>The Reckless Playboy


This blogpost was written even before i had this blog(my first blogpost :D), for some other purpose. At that time i was reading Atlas Shrugged. Since i’ve not been able to come up with a satisfactory post on Ayn Rand(it seem to become tougher by the day, and people must already have started frowing over my apparent fixation with Ayn Rand :D), i thought i would share my erstwhile thoughts on Atlas Shrugged, which are more or less about Francisco d’Anconia anyways…
Jan 30, 01:07
Reading Atlas Shrugged nowadays…. One year after i started Fountainhead.
Much more mature novel, than Fountainhead, breathtaking in its scope, ambitious in it’s philosophical quest.
Its just that sometimes Ayn Rand goes beyond the limit in ossifying her characters that they lose touch completely out of reality. Fransico d’Anconia, the reckless playboy….there’s a mysterious appeal to him, which calls me over and above everyone else, Hank Rearden, John Galt, Dagny…. John is right when he says, “out of everybody in this strike, you’re the one who’s taken the hardest beating”. There is limitless pain in this guy’s heart, and strangely the more the pain increases it’s burden upon him, the more gracefully he seems to bear it, the more noble and sublime it makes him. Baptism by fire, is what comes to one’s mind. To lose your dream, to get the girl you love and to lose her, and then to regain her, only to lose her again, this time irrevocably, to bear the pain of betraying everything you ever stood for, through a monstrous period of 12 years, this guy goes from being sparkling genius to worthless playboy to mysterious friend to one of the three leaders of the strike which stopped the motor of the world. But did anyone ever understood the extent of his loneliness? For me the most painful moment of the whole novel was when John takes Dagny to show her the hut of Fransisco in the valley, it pinched right in the heart. Did anyone ever understood the extent of his loneliness?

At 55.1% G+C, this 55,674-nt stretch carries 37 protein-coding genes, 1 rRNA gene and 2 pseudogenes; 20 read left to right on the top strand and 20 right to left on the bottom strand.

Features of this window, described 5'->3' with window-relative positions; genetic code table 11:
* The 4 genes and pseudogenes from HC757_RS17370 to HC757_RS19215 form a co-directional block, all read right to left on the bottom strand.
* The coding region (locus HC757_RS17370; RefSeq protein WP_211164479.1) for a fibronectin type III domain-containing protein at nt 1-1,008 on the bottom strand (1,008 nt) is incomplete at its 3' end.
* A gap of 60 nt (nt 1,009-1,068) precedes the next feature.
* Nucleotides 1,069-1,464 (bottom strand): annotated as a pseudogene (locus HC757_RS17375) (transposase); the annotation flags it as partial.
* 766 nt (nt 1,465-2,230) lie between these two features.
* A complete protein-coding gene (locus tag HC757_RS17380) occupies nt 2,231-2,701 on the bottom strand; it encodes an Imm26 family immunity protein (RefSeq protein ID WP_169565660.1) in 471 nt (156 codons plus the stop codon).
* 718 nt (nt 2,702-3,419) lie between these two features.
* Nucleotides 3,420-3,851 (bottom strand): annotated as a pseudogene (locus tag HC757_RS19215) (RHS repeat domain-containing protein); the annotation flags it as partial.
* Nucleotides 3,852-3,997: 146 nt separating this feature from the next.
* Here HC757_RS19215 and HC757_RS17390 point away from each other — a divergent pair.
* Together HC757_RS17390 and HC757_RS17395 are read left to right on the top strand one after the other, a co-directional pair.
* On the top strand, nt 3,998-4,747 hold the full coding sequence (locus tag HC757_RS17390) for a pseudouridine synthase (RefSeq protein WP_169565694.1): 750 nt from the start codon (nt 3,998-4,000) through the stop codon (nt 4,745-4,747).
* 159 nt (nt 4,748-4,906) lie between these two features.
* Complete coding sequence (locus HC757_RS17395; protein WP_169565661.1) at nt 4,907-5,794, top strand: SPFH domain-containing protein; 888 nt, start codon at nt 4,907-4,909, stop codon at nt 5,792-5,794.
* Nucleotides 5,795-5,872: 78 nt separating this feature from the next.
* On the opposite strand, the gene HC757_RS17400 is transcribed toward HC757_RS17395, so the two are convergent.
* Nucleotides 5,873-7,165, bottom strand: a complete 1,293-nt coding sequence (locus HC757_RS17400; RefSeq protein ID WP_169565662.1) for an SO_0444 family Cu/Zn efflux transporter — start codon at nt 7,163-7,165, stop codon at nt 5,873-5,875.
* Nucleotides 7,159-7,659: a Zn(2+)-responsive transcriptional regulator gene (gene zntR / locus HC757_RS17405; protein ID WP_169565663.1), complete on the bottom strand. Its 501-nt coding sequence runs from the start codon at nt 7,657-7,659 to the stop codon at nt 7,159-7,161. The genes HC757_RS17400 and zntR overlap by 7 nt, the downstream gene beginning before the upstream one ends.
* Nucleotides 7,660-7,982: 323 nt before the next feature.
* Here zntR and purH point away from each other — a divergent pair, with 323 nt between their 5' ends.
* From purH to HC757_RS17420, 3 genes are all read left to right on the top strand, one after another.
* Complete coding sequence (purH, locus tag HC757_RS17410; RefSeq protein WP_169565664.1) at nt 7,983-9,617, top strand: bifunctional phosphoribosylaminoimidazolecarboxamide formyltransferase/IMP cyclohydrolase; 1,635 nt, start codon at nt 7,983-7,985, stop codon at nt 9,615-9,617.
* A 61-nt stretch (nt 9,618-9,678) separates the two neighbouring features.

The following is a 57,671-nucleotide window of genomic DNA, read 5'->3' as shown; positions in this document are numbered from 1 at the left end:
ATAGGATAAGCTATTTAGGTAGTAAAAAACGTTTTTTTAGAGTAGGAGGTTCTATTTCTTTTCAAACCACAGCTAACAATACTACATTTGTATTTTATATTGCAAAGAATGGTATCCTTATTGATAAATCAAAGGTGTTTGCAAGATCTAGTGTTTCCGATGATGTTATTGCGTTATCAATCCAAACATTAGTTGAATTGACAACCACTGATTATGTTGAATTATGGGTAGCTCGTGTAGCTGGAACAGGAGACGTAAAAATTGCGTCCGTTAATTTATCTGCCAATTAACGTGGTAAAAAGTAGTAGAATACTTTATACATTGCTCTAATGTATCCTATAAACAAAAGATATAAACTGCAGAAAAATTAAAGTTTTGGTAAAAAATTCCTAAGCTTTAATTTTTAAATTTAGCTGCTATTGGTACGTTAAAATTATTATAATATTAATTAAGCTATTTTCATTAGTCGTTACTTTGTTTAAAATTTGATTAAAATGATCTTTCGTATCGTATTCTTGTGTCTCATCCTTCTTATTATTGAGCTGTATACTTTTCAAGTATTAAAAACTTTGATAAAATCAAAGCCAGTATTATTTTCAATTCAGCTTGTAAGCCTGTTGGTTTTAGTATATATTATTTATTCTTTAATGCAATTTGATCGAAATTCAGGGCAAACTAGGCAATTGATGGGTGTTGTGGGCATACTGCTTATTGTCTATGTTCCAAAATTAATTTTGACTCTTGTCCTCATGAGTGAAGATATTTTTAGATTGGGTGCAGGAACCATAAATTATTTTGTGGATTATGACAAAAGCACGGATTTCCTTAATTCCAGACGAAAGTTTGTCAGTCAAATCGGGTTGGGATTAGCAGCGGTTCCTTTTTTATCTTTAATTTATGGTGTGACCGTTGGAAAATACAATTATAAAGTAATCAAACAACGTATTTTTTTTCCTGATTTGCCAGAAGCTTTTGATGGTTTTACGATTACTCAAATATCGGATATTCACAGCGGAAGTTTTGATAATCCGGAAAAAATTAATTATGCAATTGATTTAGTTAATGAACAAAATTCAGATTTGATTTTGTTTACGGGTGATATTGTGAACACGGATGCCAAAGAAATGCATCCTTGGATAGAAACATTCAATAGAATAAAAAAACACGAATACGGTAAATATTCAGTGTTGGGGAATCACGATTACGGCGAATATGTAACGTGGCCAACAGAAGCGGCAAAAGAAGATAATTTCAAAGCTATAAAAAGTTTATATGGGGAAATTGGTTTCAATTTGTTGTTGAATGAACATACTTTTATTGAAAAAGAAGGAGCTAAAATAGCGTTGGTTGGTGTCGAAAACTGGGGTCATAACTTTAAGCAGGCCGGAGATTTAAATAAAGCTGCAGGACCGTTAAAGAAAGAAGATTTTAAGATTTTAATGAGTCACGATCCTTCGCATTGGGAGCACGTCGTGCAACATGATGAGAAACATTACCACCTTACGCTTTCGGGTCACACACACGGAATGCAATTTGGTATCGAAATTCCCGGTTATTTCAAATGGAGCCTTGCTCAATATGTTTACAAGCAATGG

It does take an exceptional mind and still more exceptional integrity to remain untouched by the brain-destroying influences of the world’s doctrines, the accumulated evil of centuries- to remain human, since the human is the rational.
-Hugh Akston (in Atlas Shrugged)

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